More Pedalling About

Destination Old Harry RocksWe really have been spoiled by the wonderful weather in the past few weeks. Although there was a sneaky little wind again today, I had decided to get myself over to Studland, and then on to Old Harry Rocks for the second weekend in a row, the big difference being that today I was going to cycle there and back.

Aboard The Shell Bay To Sandbanks FerryNow anyone who has been out and about in Dorset on two wheels, will know that the landscape is anything but flat as soon as you move away from the shoreline. Getting down to the ferry at Sandbanks wasn’t any trouble, although the wind was once again blowing into my face, making it a little more taxing than necessary. I arrived just as the cars from Studland were disembarking, so paying my £1, the fee for a return trip, I got aboard and stowed the bike.

Lots Of Cycling Related CluesThe crossing takes about 5 minutes, but it was clear from the others on board, that I wasn’t the only one who had decided to go cycling today. Not only that, but there was a cycling event going on, so there were lots of cycling related vans and cars as well as dozens of bikes sporting a rather distinctive numbers sticker from the event.

Leaving the ferry at the far side was a bit of a scrum. The leisure cyclists got themselves fixed up with those competing in the cycling event and it lead to a degree of pandemonium. But having extricated myself from the throng, I set off along the aptly named Ferry Road. Initially the road is rather straight and flat, lulling the unwary into a sense of false security, it then starts to meander amongst the fields of heather and gorse and a nice downhill slope allows the rider to get up a head of speed. But don’t be fooled, in Dorset every downhill slope has an uphill climb on the other side.

Old Harry Rocks From The Knoll House HotelSo with the speed washing off all too quickly I started up the painfully steep and leg sappingly long hill towards the Knoll House Hotel, and aptly named it is. The knoll from which the hotel gets its name is a bit of an understatement, let’s be honest, it’s a proper hill, but all the effort is well worth it. As you crest the summit you are treated to a stunning view of Old Harry off to the left, framed by the beautiful landscaping of the hotel golf course. An interesting contrast of manicured lawns and raw nature.

After a couple more climbs, much more gentle in nature, I took the ecclesiastically named and quaintly narrow Rectory Road turning into Manor Road and on past the Bankes Arms. I have to admit that I walked the first part of the path past Harry Warren House, but as the incline reduced, it was lovely to ride up the South West Coast Path with views over the bay to Sandbanks and Christchurch.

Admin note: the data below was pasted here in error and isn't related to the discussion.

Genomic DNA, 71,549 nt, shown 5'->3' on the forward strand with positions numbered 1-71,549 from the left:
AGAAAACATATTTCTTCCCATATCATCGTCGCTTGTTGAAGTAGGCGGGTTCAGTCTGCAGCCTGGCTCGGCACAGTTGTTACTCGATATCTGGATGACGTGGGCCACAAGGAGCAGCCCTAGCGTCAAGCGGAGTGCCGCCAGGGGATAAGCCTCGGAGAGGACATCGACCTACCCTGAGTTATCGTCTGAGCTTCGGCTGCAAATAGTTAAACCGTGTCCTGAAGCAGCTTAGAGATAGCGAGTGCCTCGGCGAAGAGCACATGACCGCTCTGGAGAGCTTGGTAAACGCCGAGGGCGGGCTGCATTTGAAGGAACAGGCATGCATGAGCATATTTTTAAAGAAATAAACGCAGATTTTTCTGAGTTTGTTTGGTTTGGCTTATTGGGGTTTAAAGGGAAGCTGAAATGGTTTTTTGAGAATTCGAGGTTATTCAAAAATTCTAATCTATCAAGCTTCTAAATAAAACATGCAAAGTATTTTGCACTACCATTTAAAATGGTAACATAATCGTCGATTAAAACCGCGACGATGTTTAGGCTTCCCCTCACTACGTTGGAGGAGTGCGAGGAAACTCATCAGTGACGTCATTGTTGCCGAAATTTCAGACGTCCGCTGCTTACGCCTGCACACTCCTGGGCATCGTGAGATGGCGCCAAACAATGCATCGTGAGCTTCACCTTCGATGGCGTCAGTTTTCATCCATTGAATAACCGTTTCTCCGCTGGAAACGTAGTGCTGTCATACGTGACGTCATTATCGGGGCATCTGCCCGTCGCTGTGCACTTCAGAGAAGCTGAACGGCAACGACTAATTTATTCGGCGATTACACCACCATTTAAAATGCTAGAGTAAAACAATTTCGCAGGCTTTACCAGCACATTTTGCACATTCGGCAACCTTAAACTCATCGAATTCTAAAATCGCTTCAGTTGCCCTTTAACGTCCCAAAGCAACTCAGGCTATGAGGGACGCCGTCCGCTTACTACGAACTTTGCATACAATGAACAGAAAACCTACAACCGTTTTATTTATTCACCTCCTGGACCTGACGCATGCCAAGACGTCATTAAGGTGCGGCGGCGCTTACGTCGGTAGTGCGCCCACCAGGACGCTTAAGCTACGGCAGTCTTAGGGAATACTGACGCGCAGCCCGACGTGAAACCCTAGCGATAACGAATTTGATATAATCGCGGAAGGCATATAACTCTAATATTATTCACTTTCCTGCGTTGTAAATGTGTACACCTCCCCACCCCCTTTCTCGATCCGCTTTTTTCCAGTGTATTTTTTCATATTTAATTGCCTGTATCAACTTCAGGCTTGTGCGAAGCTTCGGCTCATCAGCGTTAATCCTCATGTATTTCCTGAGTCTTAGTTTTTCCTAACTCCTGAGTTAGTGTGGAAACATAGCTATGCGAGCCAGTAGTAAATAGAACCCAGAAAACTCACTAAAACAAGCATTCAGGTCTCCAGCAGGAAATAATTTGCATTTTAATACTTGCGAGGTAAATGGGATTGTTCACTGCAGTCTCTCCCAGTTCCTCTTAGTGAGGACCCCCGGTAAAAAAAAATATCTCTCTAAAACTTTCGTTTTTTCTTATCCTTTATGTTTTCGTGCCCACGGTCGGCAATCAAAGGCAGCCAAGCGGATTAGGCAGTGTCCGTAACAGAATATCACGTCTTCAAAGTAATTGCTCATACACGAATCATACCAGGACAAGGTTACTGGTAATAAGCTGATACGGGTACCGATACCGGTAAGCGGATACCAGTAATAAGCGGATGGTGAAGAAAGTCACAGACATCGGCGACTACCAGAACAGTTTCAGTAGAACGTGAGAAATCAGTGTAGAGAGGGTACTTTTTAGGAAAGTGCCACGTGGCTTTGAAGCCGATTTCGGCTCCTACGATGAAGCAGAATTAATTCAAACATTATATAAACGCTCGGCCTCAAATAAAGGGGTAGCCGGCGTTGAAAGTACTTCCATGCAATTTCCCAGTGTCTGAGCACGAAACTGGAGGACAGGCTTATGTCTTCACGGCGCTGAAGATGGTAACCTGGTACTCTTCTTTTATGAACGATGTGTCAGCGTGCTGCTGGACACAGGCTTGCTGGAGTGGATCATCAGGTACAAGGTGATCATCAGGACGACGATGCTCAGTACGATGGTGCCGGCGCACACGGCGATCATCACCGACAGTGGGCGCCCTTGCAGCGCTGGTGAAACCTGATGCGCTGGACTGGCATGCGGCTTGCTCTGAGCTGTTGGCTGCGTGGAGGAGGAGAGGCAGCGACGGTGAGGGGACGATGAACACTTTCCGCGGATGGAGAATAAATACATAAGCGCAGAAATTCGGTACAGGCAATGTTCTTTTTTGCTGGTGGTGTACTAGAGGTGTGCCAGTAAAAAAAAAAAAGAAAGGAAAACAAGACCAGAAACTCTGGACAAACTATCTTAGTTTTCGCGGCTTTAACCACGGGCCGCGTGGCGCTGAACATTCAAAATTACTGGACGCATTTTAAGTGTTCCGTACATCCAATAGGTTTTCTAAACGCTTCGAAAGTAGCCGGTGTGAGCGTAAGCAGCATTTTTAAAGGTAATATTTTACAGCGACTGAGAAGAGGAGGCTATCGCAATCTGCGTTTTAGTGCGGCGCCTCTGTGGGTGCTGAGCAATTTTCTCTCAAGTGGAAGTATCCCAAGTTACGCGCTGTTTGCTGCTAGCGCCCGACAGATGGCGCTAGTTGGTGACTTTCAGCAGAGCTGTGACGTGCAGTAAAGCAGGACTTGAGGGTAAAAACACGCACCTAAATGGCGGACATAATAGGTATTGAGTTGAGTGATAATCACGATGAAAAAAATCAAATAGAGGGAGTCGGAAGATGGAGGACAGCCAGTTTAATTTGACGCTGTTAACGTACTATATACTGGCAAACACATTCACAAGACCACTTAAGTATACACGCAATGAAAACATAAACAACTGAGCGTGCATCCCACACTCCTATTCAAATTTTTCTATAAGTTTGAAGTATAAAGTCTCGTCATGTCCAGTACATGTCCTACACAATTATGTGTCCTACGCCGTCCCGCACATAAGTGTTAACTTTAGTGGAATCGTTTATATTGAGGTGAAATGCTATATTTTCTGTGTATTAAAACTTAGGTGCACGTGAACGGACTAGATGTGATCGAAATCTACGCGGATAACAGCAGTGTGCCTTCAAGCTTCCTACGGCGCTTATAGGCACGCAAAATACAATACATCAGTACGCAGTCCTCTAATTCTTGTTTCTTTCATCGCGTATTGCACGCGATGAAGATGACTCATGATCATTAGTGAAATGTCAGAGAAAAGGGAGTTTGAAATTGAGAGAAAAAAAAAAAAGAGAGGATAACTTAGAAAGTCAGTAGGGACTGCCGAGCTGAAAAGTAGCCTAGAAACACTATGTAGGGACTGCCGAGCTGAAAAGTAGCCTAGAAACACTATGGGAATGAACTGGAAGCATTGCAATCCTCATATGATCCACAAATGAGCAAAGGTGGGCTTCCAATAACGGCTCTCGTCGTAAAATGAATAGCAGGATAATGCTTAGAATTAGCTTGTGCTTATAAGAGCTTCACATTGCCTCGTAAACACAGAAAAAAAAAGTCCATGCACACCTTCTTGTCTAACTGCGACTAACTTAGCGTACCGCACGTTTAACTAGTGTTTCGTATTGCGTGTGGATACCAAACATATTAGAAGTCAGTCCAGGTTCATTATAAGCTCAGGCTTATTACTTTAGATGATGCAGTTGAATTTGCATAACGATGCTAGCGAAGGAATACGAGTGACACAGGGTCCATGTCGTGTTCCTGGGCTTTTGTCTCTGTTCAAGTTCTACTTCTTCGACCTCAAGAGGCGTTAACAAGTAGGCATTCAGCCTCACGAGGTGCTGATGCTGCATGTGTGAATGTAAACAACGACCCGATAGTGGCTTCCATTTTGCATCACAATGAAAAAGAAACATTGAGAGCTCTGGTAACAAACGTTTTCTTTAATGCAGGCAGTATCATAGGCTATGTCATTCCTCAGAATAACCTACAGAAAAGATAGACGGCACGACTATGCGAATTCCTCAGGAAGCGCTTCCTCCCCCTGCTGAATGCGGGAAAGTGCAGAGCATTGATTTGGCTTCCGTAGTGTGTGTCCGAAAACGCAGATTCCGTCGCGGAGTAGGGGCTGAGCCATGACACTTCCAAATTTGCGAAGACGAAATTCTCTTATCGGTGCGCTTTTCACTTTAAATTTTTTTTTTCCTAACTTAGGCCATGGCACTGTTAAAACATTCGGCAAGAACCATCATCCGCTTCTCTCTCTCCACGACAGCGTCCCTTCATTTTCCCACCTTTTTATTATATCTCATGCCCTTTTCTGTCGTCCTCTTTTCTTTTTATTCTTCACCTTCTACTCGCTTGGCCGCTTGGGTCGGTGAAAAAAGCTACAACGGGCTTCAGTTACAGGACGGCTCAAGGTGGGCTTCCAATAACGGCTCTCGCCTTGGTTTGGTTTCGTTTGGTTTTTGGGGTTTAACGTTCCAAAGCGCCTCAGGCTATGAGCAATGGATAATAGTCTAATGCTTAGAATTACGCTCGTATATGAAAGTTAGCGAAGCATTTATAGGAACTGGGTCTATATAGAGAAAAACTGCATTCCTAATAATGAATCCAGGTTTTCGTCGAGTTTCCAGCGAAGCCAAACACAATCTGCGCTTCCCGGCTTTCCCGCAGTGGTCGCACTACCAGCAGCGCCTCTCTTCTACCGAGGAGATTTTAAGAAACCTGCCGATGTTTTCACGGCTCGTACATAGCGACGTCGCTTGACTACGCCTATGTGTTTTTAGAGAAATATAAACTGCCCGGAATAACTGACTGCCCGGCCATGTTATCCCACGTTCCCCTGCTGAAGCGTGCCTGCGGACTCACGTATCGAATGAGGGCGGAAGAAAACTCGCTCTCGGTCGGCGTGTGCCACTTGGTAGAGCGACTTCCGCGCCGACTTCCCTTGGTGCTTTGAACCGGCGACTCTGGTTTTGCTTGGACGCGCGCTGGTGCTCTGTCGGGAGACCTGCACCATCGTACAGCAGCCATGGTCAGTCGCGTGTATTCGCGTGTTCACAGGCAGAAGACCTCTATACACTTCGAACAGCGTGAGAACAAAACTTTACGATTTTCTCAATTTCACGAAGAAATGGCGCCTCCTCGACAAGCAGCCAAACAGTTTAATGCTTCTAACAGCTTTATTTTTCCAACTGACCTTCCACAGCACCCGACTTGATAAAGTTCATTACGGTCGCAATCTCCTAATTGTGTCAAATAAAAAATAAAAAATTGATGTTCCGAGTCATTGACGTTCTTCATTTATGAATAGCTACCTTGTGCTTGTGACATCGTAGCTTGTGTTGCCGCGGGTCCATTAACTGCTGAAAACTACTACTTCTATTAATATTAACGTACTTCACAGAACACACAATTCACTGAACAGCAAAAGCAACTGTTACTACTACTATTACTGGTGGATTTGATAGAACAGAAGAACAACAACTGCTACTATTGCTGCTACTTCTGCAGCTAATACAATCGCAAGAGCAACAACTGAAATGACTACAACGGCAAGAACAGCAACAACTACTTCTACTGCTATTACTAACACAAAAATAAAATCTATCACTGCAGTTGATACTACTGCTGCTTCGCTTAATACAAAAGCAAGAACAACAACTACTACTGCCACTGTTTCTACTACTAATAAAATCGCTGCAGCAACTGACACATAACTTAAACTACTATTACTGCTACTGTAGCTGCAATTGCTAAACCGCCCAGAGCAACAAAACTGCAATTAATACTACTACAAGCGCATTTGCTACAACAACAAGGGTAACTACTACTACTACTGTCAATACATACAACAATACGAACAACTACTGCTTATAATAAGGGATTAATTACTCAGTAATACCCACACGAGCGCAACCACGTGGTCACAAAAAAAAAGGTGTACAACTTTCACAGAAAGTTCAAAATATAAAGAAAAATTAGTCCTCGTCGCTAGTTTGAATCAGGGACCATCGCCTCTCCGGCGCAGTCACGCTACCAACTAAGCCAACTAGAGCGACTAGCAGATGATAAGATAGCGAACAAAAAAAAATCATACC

Old Harry RocksOld Harry Rocks are pretty amazing really. Comprising entirely of chalk, it is rather surprising that they exist at all. The very processes that have sculpted the stacks from the cliffs must be trying to dismantle them with each and every tide and storm. The resulting spectacle has been around for hundreds, maybe thousands of years, but in time it will be reduced to rubble, similar to that around the base of the stacks. Proof, if proof be needed, that everything, even geological marvels, are impermanent. Everything changes over time.

The Twin Sails Bridge - PooleI’ll not burden you with the details of the return journey, but with a total round trip of about 28 miles, much of which was either up or down, my legs may remember this little trip for a few days yet. I have to admit that by the time I got back to Poole, I was quite looking forward to a nice hot shower and a sit down in a slightly more comfortable chair, so imagine my dismay when I found that The Twin Sails bridge was raised. Just another minor challenge, but I’m back home in one piece now.

A bike ride is a bit like life in general. There are ups, there are downs. There are times when you feel that the challenges are just too tough to overcome, but with a little determination, you find a way. The rewards of overcoming these challenges are worth every ounce of the pain.

Another brilliant day.

Unending Possibilities

Omega Centauri from the Hubble Space Telescope - click to view the full imageWhen we are open and engaged, we experience the greater self. When we are closed off, we are exhibiting our lesser self. The lesser self is a deluded condition, whilst our greater self is synonymous with our Buddha nature.

To live for the greater self means to recognise the universal principle behind all things and, being awaked in this way, rise above the suffering caused by the awareness of impermanence. A belief in something eternal is needed to enhance our quality of life.